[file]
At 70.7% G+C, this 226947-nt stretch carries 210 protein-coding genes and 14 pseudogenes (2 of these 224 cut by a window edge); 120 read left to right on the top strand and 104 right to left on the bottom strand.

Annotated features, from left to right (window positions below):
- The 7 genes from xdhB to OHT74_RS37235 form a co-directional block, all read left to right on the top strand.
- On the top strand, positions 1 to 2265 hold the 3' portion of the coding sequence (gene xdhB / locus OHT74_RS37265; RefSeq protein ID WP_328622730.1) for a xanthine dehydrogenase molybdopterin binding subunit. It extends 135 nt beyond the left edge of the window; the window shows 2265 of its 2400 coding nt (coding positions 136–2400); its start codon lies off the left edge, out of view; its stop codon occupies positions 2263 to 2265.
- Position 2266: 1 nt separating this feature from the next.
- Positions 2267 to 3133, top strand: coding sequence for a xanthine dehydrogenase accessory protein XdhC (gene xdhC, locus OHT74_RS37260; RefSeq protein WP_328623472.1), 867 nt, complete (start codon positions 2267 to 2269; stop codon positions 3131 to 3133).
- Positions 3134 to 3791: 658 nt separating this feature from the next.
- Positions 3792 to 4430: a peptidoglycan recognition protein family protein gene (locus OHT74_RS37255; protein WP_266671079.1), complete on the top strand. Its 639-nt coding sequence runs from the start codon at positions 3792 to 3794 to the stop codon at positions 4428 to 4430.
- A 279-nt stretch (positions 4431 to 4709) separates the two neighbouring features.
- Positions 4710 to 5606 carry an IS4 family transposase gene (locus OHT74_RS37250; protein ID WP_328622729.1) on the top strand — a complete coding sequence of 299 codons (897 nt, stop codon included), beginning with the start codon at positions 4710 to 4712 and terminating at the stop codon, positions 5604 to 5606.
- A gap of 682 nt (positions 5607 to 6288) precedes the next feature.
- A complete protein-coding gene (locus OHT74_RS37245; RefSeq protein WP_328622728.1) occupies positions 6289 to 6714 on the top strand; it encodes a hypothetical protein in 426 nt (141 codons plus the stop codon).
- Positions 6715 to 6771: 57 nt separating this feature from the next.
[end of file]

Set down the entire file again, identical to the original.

At 70.7% G+C, this 226947-nt stretch carries 210 protein-coding genes and 14 pseudogenes (2 of these 224 cut by a window edge); 120 read left to right on the top strand and 104 right to left on the bottom strand.

Annotated features, from left to right (window positions below):
- The 7 genes from xdhB to OHT74_RS37235 form a co-directional block, all read left to right on the top strand.
- On the top strand, positions 1 to 2265 hold the 3' portion of the coding sequence (gene xdhB / locus OHT74_RS37265; RefSeq protein ID WP_328622730.1) for a xanthine dehydrogenase molybdopterin binding subunit. It extends 135 nt beyond the left edge of the window; the window shows 2265 of its 2400 coding nt (coding positions 136–2400); its start codon lies off the left edge, out of view; its stop codon occupies positions 2263 to 2265.
- Position 2266: 1 nt separating this feature from the next.
- Positions 2267 to 3133, top strand: coding sequence for a xanthine dehydrogenase accessory protein XdhC (gene xdhC, locus OHT74_RS37260; RefSeq protein WP_328623472.1), 867 nt, complete (start codon positions 2267 to 2269; stop codon positions 3131 to 3133).
- Positions 3134 to 3791: 658 nt separating this feature from the next.
- Positions 3792 to 4430: a peptidoglycan recognition protein family protein gene (locus OHT74_RS37255; protein WP_266671079.1), complete on the top strand. Its 639-nt coding sequence runs from the start codon at positions 3792 to 3794 to the stop codon at positions 4428 to 4430.
- A 279-nt stretch (positions 4431 to 4709) separates the two neighbouring features.
- Positions 4710 to 5606 carry an IS4 family transposase gene (locus OHT74_RS37250; protein ID WP_328622729.1) on the top strand — a complete coding sequence of 299 codons (897 nt, stop codon included), beginning with the start codon at positions 4710 to 4712 and terminating at the stop codon, positions 5604 to 5606.
- A gap of 682 nt (positions 5607 to 6288) precedes the next feature.
- A complete protein-coding gene (locus OHT74_RS37245; RefSeq protein WP_328622728.1) occupies positions 6289 to 6714 on the top strand; it encodes a hypothetical protein in 426 nt (141 codons plus the stop codon).
- Positions 6715 to 6771: 57 nt separating this feature from the next.